|A view of the marsh at Camp Wing.|
I continued my exploration of Duxbury’s open space parcels this month with a trip to Camp Wing Conservation Area on Franklin Street. Initially I was really excited about exploring this large (353-acre) parcel, until I glanced at the map and saw that most of it is wetland. It turns out that only about a fifth of it contains walking trails.
This isn’t such a bad thing. Conservation land that’s not accessible to humans is ideal habitat for wildlife, as it gives it room to roam, so to speak, without the threat of human impact. In the Camp Wing Conservation Area, a two-mile stretch of the South River, along with a variety of marsh and swamp lands, provides a sanctuary for all sorts of birds and critters.
The Town of Duxbury has put maps of its conservation lands online, along with general information about what one can expect to find there. Even after writing this nature column for eighteen-plus years, I feel like I’m just getting started with my knowledge of ecology. So just glancing at the Camp Wing map, I learned a few things.
The Camp Wing Conservation Area features four different types of wetland. One is what’s known as stream-side marsh – the grassy sort of wetland favored by migratory birds. The marsh borders both the South River and its tributary, Phillips Brook. There is also a fair amount of red maple swamp, filled with – you guessed it – red maple trees. And there is also some shrub swamp – where plant species such as blueberry, alder and sweet pepperbush dominate. And finally, there is some fen – a wetland that’s more mossy than the others. (In this case, it’s a former cranberry bog).
Camp Wing itself has been around for generations. It first opened in 1937 as a summer camp for 55 children from the Roxbury and Charlestown Boys’ Clubs. It was named in honor of Daniel Wing, a longtime member of the Board of Overseers of the Boys’ Clubs of Boston. Now known as Crossroads for Kids, the establishment continues to offer programs for at-risk children from all over Massachusetts. In 1998 the camp sold most of its undeveloped land to the Town of Duxbury.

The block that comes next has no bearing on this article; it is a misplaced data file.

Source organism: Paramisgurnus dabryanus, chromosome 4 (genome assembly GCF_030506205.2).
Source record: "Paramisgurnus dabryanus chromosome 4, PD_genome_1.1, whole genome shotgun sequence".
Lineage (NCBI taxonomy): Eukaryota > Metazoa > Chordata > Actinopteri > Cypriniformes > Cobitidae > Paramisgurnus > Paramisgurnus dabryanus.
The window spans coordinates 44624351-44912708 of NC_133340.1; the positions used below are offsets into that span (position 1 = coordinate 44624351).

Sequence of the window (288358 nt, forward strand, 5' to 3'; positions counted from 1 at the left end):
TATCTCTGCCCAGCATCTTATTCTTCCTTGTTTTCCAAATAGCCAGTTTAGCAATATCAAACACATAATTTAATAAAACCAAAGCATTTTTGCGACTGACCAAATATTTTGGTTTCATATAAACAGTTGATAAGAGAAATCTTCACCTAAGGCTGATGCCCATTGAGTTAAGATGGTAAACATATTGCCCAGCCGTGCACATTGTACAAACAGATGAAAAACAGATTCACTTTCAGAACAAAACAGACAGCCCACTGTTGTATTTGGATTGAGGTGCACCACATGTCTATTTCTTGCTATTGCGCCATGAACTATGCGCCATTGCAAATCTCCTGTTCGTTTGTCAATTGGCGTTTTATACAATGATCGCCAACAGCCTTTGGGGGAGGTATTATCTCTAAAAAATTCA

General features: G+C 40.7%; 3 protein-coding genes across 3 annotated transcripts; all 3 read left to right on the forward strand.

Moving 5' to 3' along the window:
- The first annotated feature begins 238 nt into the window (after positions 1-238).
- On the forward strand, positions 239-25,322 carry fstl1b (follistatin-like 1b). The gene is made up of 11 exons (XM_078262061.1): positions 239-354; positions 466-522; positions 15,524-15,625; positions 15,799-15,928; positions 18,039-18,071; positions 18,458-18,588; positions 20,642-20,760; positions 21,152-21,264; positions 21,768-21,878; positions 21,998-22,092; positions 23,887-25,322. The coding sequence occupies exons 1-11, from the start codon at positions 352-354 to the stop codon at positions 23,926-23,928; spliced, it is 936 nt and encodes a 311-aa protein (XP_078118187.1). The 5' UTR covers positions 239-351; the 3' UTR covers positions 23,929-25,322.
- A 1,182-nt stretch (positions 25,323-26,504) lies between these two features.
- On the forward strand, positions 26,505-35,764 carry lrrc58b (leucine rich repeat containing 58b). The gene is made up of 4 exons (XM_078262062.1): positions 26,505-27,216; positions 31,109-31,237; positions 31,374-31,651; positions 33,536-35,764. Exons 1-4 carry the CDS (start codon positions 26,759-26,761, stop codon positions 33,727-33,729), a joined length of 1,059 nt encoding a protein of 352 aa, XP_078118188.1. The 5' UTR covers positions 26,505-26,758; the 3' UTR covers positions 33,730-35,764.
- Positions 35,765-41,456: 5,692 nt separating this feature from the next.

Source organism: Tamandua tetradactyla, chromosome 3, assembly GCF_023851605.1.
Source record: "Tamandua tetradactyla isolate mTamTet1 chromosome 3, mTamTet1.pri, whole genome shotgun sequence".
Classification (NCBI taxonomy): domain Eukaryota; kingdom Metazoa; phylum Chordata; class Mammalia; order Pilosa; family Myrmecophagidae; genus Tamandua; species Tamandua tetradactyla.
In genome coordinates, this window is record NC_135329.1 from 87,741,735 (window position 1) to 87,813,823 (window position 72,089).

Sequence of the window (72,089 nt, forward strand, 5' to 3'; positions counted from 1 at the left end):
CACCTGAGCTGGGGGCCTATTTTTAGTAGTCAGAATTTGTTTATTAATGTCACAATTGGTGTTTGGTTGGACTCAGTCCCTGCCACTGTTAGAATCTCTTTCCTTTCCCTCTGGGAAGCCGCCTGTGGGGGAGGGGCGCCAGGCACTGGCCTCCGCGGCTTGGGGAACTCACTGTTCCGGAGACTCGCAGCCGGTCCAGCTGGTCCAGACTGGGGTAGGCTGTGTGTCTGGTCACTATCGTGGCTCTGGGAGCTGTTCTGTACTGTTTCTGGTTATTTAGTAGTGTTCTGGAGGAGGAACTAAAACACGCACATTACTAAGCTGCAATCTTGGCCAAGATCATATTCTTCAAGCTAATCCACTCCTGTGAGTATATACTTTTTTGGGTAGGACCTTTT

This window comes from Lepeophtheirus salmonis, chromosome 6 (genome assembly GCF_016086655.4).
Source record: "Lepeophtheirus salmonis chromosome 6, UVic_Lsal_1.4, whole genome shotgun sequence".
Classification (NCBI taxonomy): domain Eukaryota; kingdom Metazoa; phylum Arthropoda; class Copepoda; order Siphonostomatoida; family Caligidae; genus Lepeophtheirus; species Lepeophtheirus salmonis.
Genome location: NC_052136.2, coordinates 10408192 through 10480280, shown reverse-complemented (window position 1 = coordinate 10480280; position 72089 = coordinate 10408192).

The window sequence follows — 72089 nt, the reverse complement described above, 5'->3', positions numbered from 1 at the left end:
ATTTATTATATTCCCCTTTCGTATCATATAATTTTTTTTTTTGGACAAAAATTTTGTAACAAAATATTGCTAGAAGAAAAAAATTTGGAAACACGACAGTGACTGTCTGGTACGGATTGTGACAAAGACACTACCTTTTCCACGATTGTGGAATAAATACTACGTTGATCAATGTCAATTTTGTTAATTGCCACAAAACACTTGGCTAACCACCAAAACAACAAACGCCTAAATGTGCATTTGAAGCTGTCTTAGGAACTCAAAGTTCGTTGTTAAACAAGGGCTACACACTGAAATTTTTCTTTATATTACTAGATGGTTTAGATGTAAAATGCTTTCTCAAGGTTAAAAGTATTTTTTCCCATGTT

Before that, the properties that make up the camp and the conservation area were owned by the Keene Family. And before that, dating back to the arrival of European settlers in the 1600s, Camp Wing was part of Duxbury’s Common Lands — to the community for woodcutting, hunting and fishing.
At one point in time, there was a mill in the northern corner of the property. The dam is still there – visible from River Street. The uplands were very likely used as farmland – many of the stone walls have survived. In the last century, there were also cranberry bogs on site, operated by the Consolidated Cape Cod Cranberry Company. These were shut down when Route 3 was constructed in the 1960s. The land was also logged through the end of the 20thcentury.
While visible from various vantage points in Marshfield and Humarock, the South River is largely hidden in the town of Duxbury. Yet the river is sourced there, and several miles of its 12-mile course run through the western part of town.
In the Camp Wing Conservation Area, you might catch a glimpse of the river, especially from the observation deck that looks out over the former cranberry bog. You can access it from the East Loop trail. There’s quite a bit to see there – marsh and swamp, rails and bitterns . . . and also Route 3.
The trails are accessible from Franklin Street, where there is a small parking area adjacent to the road. There are two loop trails (West and East), connected by an additional trail. These are all in the wooded upland portion of the property. All of the trails are marked.
by Kezia Bacon, Correspondent
Kezia Bacon’s articles appear courtesy of the North and South Rivers Watershed Association, a local non-profit organization devoted to the preservation, restoration, maintenance and conservation of the North and South Rivers and their watershed. For membership information and a copy of their latest newsletter, contact NSRWA at (781) 659-8168 or visit www.nsrwa.org. To browse 15 years of Nature (Human and Otherwise) columns, visit http://keziabaconbernstein.blogspot.com